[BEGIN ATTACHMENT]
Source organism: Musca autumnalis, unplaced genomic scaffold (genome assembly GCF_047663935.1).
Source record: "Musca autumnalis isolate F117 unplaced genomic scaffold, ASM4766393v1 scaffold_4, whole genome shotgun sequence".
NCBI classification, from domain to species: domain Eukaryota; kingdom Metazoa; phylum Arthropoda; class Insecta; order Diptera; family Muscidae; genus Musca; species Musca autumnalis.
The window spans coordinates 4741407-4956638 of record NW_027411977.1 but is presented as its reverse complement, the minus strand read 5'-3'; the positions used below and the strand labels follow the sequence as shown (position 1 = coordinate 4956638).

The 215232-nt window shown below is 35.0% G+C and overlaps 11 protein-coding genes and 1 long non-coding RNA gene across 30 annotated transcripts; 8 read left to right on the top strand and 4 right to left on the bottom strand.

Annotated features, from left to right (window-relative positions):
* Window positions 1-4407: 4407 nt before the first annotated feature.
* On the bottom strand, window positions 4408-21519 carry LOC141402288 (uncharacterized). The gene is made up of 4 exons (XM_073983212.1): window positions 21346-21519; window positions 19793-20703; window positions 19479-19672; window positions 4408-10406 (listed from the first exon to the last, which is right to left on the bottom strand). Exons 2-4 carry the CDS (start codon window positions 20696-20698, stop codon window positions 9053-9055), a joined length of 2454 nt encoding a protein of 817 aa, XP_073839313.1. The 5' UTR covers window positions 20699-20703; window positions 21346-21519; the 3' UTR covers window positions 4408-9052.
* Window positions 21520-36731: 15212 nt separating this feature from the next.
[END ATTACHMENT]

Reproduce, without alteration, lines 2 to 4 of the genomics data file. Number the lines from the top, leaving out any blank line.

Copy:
Source record: "Musca autumnalis isolate F117 unplaced genomic scaffold, ASM4766393v1 scaffold_4, whole genome shotgun sequence".
NCBI classification, from domain to species: domain Eukaryota; kingdom Metazoa; phylum Arthropoda; class Insecta; order Diptera; family Muscidae; genus Musca; species Musca autumnalis.
The window spans coordinates 4741407-4956638 of record NW_027411977.1 but is presented as its reverse complement, the minus strand read 5'-3'; the positions used below and the strand labels follow the sequence as shown (position 1 = coordinate 4956638).